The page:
Funding costs for eurozone governments, households and businesses will remain “exceptionally favourable” until the economy recovers from the pandemic, European Central Bank President Christine Lagarde has said.

The ECB will use its emergency bond purchases and ultra-cheap loans to banks as its main means of controlling funding costs, it told the ECB’s annual central bank forum, which is held online for the first time this year.

ECB President hails ‘encouraging’ news of potential Covid-19 vaccine breakthrough which fueled a market rally this week but said the second wave of the pandemic still presented “new challenges and risks” for the eurozone economy.

“The main challenge for policymakers will be to close the gap until vaccination is well advanced and the recovery can build its own momentum,” said Lagarde. “The ECB was there for the first wave and the ECB will be there for the second wave.”

After his comments, the German 10-year Bund yield fell 2.5 basis points to minus 0.51%. Bond yields fall as their prices rise.

The recent resurgence of coronavirus infections in many European countries and the partial shutdowns imposed as a result could have an even greater impact on consumer and business confidence than during the first wave of the virus in the spring, she said. warned.

“Even if this second wave of the virus turns out to be less intense than the first, it still represents a danger to the economy,” she said. “In particular, if the public no longer sees the pandemic as a one-time event, we might see more lasting behavioral changes than in the first wave.”

Last month, the ECB said it would “recalibrate” all of its monetary policy instruments and announce the results next month, raising hopes that it will inject more stimulus to counter fears of a double dip recession in the economy.

On Wednesday, Ms Lagarde sent the clearest signal yet that the central bank would expand its Pandemic Emergency Purchase Program (PEPP), which has bought more than 640 billion euros in bonds, and its Targeted Longer-Term Refinancing Operations (TLTROs), which lent nearly €1.5 billion to banks at rates as low as minus 1%. Most analysts expect him to extend both until the end of next year, adding up to 500 billion euros to his 1.35 billion bond purchase plan. euros.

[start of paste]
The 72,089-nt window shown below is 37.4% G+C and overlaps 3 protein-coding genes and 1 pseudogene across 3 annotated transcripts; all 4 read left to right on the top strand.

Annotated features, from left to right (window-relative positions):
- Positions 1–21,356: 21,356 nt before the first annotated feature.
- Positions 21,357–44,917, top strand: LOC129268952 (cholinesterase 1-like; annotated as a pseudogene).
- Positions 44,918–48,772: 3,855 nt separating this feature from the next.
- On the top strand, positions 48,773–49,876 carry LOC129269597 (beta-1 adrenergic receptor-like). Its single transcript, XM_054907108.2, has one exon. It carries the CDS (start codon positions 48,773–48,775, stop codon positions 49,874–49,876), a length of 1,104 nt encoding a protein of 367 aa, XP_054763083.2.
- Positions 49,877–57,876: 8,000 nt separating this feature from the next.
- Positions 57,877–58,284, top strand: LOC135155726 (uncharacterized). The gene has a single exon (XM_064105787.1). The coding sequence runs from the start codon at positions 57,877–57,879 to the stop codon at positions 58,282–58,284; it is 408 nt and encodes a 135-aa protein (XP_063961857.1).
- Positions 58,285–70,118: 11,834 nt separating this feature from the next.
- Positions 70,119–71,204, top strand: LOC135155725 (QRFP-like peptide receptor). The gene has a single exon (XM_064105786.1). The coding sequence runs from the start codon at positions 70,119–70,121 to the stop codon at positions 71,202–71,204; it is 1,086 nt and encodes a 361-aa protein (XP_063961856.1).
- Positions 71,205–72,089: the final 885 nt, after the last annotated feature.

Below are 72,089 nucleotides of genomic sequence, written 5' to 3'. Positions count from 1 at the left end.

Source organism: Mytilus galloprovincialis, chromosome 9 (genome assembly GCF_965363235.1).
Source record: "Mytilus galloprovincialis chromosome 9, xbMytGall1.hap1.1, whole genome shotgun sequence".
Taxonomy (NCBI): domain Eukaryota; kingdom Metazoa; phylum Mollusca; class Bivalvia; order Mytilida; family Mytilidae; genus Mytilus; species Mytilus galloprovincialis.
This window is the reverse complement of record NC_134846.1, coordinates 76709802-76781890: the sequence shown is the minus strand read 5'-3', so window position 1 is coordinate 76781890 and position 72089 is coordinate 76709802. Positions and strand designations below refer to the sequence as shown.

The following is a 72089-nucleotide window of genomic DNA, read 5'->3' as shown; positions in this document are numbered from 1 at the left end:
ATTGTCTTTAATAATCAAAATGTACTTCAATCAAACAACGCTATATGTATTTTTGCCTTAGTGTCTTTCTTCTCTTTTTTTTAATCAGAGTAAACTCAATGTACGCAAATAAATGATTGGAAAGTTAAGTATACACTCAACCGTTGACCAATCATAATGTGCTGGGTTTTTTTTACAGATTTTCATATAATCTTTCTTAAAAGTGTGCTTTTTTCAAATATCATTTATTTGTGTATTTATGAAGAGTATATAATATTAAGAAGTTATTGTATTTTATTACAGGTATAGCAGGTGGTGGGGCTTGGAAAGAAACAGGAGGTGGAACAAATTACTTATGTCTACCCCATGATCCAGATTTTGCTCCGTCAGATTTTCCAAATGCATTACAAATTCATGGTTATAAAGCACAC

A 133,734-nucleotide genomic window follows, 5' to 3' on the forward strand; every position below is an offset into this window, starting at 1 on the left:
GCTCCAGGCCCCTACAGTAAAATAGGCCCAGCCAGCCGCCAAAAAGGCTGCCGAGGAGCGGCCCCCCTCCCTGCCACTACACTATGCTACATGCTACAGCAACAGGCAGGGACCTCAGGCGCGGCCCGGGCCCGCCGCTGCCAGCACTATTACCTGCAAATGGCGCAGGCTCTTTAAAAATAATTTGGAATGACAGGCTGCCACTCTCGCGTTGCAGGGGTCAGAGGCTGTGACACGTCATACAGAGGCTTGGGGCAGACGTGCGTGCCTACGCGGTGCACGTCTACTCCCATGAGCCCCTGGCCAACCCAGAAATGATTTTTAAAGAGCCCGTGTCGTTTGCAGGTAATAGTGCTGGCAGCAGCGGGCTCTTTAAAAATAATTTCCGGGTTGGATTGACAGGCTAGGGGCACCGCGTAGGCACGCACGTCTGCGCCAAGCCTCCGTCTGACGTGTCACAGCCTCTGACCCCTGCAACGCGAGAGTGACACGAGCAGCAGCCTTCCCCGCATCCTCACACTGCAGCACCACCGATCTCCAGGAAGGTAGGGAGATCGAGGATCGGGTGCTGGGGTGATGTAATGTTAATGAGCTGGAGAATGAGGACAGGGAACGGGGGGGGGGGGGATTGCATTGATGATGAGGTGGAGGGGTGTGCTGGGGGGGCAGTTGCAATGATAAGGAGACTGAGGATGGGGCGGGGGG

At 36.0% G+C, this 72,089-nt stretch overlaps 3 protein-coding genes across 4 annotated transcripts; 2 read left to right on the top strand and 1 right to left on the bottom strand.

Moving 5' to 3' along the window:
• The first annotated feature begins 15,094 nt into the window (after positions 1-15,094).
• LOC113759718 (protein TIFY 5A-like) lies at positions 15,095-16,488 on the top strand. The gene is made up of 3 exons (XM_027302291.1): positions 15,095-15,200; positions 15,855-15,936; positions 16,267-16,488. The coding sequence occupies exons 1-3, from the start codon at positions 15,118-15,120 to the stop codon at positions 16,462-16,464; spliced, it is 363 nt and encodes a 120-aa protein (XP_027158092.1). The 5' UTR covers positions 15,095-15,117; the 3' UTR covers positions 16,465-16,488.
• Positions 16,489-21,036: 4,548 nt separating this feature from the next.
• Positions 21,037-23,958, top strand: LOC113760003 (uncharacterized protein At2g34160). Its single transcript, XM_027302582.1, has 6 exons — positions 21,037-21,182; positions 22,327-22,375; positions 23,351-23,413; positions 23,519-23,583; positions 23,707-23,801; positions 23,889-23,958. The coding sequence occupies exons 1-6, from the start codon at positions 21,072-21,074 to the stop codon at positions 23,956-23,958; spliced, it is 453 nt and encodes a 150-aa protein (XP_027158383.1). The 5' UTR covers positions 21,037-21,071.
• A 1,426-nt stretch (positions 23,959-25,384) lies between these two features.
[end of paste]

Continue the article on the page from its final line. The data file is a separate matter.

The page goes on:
The ECB President said that “all options are on the table”, but the PEPP and the TLTRO had “proven their effectiveness in the current environment” and were “therefore likely to remain the main adjustment tools of our Monetary Policy”. This appears to rule out any further cuts to the ECB deposit rate, which is already at an all-time low of minus 0.5%.

Stressing the importance not only of the level of financing costs, but also of their duration, she said: “All sectors of the economy must be confident that financing conditions will remain exceptionally favorable for as long as necessary, especially more than the economic impact of the pandemic will now stretch into next year.

“Weak demand and the economic slowdown are weighing on inflation, which is likely to remain in negative territory for longer than previously thought,” she added.

Some critics have argued that central banks and governments risk creating “zombie” companies by keeping unviable companies alive. But Ms Lagarde said: ‘Concerns about ‘zombification’ or hampering creative destruction are misplaced, especially if a vaccine is now in sight.